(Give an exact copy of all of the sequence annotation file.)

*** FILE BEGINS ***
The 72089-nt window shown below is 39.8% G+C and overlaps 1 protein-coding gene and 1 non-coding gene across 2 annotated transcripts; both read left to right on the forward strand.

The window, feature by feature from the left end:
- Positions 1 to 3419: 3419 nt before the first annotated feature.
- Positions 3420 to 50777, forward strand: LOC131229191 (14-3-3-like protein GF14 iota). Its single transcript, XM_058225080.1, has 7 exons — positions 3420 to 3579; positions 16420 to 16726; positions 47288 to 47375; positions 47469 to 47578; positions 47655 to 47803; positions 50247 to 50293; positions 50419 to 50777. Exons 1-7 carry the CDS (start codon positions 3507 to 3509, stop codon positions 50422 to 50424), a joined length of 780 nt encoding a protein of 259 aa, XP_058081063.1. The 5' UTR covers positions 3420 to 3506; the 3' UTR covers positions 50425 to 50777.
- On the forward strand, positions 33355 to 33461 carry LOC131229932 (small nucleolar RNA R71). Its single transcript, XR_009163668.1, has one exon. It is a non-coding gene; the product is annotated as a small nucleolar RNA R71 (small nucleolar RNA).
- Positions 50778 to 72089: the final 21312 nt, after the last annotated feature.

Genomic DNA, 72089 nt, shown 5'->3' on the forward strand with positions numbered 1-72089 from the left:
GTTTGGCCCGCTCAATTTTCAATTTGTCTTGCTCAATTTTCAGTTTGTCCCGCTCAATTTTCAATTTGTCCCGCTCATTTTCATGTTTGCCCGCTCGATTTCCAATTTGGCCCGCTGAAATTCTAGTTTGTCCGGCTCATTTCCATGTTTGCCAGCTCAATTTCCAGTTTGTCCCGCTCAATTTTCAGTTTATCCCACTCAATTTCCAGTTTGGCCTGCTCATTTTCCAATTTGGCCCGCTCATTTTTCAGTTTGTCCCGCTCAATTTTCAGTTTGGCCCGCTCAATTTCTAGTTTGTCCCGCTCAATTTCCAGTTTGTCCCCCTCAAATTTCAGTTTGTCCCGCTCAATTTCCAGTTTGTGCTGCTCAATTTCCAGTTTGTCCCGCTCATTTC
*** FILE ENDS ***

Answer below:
The 72089-nt window shown below is 39.8% G+C and overlaps 1 protein-coding gene and 1 non-coding gene across 2 annotated transcripts; both read left to right on the forward strand.

The window, feature by feature from the left end:
- Positions 1 to 3419: 3419 nt before the first annotated feature.
- Positions 3420 to 50777, forward strand: LOC131229191 (14-3-3-like protein GF14 iota). Its single transcript, XM_058225080.1, has 7 exons — positions 3420 to 3579; positions 16420 to 16726; positions 47288 to 47375; positions 47469 to 47578; positions 47655 to 47803; positions 50247 to 50293; positions 50419 to 50777. Exons 1-7 carry the CDS (start codon positions 3507 to 3509, stop codon positions 50422 to 50424), a joined length of 780 nt encoding a protein of 259 aa, XP_058081063.1. The 5' UTR covers positions 3420 to 3506; the 3' UTR covers positions 50425 to 50777.
- On the forward strand, positions 33355 to 33461 carry LOC131229932 (small nucleolar RNA R71). Its single transcript, XR_009163668.1, has one exon. It is a non-coding gene; the product is annotated as a small nucleolar RNA R71 (small nucleolar RNA).
- Positions 50778 to 72089: the final 21312 nt, after the last annotated feature.

Genomic DNA, 72089 nt, shown 5'->3' on the forward strand with positions numbered 1-72089 from the left:
GTTTGGCCCGCTCAATTTTCAATTTGTCTTGCTCAATTTTCAGTTTGTCCCGCTCAATTTTCAATTTGTCCCGCTCATTTTCATGTTTGCCCGCTCGATTTCCAATTTGGCCCGCTGAAATTCTAGTTTGTCCGGCTCATTTCCATGTTTGCCAGCTCAATTTCCAGTTTGTCCCGCTCAATTTTCAGTTTATCCCACTCAATTTCCAGTTTGGCCTGCTCATTTTCCAATTTGGCCCGCTCATTTTTCAGTTTGTCCCGCTCAATTTTCAGTTTGGCCCGCTCAATTTCTAGTTTGTCCCGCTCAATTTCCAGTTTGTCCCCCTCAAATTTCAGTTTGTCCCGCTCAATTTCCAGTTTGTGCTGCTCAATTTCCAGTTTGTCCCGCTCATTTC